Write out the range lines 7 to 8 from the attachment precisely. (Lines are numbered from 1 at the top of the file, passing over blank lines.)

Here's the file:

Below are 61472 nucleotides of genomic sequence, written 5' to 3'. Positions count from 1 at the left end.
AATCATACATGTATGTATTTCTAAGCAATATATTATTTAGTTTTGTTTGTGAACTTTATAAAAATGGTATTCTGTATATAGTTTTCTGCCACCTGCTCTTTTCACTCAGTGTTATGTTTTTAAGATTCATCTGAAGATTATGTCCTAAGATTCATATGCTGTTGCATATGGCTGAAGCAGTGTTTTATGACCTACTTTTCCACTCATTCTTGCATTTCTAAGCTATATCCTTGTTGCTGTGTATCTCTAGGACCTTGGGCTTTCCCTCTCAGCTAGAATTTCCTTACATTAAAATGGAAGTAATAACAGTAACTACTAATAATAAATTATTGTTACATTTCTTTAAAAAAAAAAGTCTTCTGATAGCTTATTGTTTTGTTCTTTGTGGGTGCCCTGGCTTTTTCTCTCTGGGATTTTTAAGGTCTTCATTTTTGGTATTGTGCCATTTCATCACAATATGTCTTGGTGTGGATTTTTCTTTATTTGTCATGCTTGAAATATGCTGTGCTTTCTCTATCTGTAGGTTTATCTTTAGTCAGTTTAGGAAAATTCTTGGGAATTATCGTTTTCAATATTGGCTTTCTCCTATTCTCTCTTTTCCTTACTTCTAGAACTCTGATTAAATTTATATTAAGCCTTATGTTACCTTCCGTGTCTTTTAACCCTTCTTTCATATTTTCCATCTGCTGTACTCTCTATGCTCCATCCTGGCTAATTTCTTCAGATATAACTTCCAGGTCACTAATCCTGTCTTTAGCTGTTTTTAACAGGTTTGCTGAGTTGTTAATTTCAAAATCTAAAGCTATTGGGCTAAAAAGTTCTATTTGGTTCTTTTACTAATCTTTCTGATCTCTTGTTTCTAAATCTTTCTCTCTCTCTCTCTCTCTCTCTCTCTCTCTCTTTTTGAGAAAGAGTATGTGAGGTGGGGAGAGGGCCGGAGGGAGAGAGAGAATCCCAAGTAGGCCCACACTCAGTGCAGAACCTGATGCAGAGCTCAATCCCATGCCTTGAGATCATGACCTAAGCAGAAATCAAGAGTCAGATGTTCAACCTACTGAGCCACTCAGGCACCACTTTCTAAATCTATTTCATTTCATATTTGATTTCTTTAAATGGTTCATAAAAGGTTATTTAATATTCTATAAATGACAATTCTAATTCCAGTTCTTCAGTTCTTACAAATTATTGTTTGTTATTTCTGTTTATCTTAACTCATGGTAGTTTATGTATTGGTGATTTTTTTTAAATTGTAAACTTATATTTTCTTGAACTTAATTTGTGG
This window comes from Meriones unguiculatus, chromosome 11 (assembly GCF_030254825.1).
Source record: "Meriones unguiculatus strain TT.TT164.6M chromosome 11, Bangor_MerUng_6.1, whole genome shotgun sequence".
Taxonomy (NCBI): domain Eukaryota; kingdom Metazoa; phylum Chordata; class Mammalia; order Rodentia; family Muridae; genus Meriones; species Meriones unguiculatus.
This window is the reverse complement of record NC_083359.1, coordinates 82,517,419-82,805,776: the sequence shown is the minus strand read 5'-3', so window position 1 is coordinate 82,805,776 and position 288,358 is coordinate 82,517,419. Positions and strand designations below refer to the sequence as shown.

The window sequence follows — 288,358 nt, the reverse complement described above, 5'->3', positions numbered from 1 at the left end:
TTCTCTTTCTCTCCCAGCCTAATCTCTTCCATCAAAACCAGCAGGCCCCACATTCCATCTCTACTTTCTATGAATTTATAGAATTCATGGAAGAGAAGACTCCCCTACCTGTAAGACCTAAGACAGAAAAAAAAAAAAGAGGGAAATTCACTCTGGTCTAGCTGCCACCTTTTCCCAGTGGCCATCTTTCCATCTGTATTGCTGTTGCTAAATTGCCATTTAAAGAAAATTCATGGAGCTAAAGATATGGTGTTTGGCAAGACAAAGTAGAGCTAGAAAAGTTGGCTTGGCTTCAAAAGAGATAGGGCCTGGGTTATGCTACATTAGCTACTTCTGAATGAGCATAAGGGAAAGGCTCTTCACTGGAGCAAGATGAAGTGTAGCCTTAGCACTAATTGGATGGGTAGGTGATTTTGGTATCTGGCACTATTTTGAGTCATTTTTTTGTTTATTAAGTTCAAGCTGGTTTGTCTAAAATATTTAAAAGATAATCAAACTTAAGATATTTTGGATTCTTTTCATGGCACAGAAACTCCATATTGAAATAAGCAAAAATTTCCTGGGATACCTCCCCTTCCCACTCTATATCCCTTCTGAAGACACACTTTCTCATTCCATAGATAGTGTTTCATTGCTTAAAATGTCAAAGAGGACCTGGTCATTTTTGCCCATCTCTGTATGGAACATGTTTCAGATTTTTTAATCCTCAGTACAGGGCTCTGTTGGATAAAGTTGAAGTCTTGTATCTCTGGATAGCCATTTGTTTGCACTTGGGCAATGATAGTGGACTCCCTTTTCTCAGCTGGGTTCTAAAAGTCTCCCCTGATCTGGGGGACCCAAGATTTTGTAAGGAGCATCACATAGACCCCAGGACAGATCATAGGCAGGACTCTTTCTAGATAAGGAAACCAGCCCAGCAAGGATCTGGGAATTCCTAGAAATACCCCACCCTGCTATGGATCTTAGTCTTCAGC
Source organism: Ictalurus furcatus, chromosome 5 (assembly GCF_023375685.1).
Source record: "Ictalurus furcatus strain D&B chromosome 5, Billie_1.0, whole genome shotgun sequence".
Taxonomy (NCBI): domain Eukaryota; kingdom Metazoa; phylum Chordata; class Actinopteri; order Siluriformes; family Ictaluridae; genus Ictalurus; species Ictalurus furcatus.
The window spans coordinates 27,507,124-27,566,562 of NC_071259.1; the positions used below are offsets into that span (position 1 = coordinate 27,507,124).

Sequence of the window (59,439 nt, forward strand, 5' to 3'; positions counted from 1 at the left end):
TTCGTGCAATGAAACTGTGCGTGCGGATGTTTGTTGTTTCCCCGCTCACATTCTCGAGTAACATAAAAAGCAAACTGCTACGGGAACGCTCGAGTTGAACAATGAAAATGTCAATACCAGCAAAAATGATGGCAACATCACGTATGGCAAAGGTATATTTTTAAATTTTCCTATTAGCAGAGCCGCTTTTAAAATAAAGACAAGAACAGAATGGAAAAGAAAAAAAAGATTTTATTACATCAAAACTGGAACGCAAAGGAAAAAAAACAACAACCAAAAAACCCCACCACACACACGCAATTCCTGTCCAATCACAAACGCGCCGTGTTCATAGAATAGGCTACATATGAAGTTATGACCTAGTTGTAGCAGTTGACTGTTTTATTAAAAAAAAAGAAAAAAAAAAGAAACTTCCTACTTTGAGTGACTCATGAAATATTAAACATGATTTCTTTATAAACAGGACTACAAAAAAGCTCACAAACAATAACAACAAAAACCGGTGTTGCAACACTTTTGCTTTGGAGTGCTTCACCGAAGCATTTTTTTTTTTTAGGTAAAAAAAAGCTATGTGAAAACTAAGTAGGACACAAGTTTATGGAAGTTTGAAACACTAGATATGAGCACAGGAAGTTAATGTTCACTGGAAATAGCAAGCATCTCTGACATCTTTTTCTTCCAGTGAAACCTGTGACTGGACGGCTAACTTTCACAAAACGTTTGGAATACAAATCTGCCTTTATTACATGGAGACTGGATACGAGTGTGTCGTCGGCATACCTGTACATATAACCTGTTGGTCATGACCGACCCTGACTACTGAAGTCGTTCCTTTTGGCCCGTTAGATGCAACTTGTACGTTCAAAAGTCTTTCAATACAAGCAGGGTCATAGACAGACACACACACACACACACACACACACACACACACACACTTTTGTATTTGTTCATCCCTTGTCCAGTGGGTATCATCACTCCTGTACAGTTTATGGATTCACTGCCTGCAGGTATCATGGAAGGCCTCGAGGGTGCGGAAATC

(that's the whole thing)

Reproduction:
The window sequence follows — 288,358 nt, the reverse complement described above, 5'->3', positions numbered from 1 at the left end:
TTCTCTTTCTCTCCCAGCCTAATCTCTTCCATCAAAACCAGCAGGCCCCACATTCCATCTCTACTTTCTATGAATTTATAGAATTCATGGAAGAGAAGACTCCCCTACCTGTAAGACCTAAGACAGAAAAAAAAAAAAGAGGGAAATTCACTCTGGTCTAGCTGCCACCTTTTCCCAGTGGCCATCTTTCCATCTGTATTGCTGTTGCTAAATTGCCATTTAAAGAAAATTCATGGAGCTAAAGATATGGTGTTTGGCAAGACAAAGTAGAGCTAGAAAAGTTGGCTTGGCTTCAAAAGAGATAGGGCCTGGGTTATGCTACATTAGCTACTTCTGAATGAGCATAAGGGAAAGGCTCTTCACTGGAGCAAGATGAAGTGTAGCCTTAGCACTAATTGGATGGGTAGGTGATTTTGGTATCTGGCACTATTTTGAGTCATTTTTTTGTTTATTAAGTTCAAGCTGGTTTGTCTAAAATATTTAAAAGATAATCAAACTTAAGATATTTTGGATTCTTTTCATGGCACAGAAACTCCATATTGAAATAAGCAAAAATTTCCTGGGATACCTCCCCTTCCCACTCTATATCCCTTCTGAAGACACACTTTCTCATTCCATAGATAGTGTTTCATTGCTTAAAATGTCAAAGAGGACCTGGTCATTTTTGCCCATCTCTGTATGGAACATGTTTCAGATTTTTTAATCCTCAGTACAGGGCTCTGTTGGATAAAGTTGAAGTCTTGTATCTCTGGATAGCCATTTGTTTGCACTTGGGCAATGATAGTGGACTCCCTTTTCTCAGCTGGGTTCTAAAAGTCTCCCCTGATCTGGGGGACCCAAGATTTTGTAAGGAGCATCACATAGACCCCAGGACAGATCATAGGCAGGACTCTTTCTAGATAAGGAAACCAGCCCAGCAAGGATCTGGGAATTCCTAGAAATACCCCACCCTGCTATGGATCTTAGTCTTCAGC